India has said that it will appeal against the Permanent Case of Arbitration at The Hague verdict declaring the annulment of the Antrix-Devas deal as ‘unfair’ and ‘inequitable’.
“We will appeal against the verdict at Hague (tribunal),” AS Kirankumar, Secretary, Department of Space, said.
Antrix Corp, the commercial arm of the ISRO, yesterday lost a case for the second time in an international tribunal over cancelling a deal with Devas Multimedia, a satellite firm backed by Deutsche Telekom and two US investors.
India had cancelled the deal with Devas to lease two satellites to beam high-speed internet to smartphones on the S-band in 2011, stating it would use spectrum in the band for strategic purposes.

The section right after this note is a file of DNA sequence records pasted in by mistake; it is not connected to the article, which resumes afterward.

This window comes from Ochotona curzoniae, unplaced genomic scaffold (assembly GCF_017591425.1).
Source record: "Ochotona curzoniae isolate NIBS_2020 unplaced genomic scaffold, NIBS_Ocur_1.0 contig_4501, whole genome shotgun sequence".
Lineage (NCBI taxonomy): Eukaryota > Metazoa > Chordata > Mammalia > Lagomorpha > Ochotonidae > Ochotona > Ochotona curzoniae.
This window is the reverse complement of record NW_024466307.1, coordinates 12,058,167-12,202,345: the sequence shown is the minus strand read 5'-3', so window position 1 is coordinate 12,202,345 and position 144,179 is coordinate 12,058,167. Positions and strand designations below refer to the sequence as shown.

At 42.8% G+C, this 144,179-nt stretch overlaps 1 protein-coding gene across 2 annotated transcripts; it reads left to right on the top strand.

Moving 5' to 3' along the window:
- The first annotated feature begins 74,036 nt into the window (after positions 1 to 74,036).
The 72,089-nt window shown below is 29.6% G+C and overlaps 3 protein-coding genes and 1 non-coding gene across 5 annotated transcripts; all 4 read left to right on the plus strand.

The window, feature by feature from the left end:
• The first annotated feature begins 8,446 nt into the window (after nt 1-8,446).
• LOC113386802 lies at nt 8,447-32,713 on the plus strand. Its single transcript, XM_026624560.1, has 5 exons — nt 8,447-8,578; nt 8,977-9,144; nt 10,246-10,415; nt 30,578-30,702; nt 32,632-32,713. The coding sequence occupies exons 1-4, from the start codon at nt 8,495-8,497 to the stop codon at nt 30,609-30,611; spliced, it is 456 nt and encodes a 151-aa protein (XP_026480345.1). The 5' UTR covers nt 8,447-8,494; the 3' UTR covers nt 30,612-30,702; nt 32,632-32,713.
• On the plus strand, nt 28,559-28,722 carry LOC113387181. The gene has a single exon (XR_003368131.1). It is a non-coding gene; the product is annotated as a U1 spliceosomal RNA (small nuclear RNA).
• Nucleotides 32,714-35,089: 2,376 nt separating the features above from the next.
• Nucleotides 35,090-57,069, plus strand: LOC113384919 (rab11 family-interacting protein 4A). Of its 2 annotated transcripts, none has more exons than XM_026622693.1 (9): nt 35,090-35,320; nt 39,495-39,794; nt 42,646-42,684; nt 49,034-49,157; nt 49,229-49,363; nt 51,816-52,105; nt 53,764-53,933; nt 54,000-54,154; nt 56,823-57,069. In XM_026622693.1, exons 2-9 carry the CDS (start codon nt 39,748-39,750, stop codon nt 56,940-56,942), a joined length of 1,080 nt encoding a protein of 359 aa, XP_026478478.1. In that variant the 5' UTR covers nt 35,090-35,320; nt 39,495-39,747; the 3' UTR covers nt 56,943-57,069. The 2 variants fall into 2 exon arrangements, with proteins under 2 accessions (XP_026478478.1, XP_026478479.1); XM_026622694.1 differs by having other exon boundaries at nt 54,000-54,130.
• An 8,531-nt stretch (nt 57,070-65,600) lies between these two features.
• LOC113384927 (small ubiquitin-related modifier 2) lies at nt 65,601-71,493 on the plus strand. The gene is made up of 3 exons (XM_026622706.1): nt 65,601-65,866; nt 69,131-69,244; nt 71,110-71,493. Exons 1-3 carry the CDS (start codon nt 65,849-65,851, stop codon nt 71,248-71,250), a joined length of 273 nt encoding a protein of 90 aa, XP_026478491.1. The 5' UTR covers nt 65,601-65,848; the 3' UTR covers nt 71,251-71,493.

Hitting back, the government had defended the decision of annulling the deal saying it was taken considering the “essential security interests” through well-reasoned, valid and proper consultations in the Cabinet Committee on Security (CCS).
In a statement issued on Tuesday, the Department of Space (DoS) had said the limited liability of compensation would be only up to 40 per cent of the value of the investment and the exact quantum has not yet been determined.
“The government of India reiterates that it had invoked the essential security interests through a well reasoned, valid and proper CCS decision,” the DoS said.
Under the deal signed in 2005, Antrix was to provide 70 MHz of the scarce S-Band wavelength to Devas for its digital multimedia services by leasing 90 per cent of the transponders in ISROs GSAT-6 and GSAT-6A satellites.
Devas, in turn, was to pay Antrix a total of $300 million (Rs 2010 crore) over 12 years.
With PTI Inputs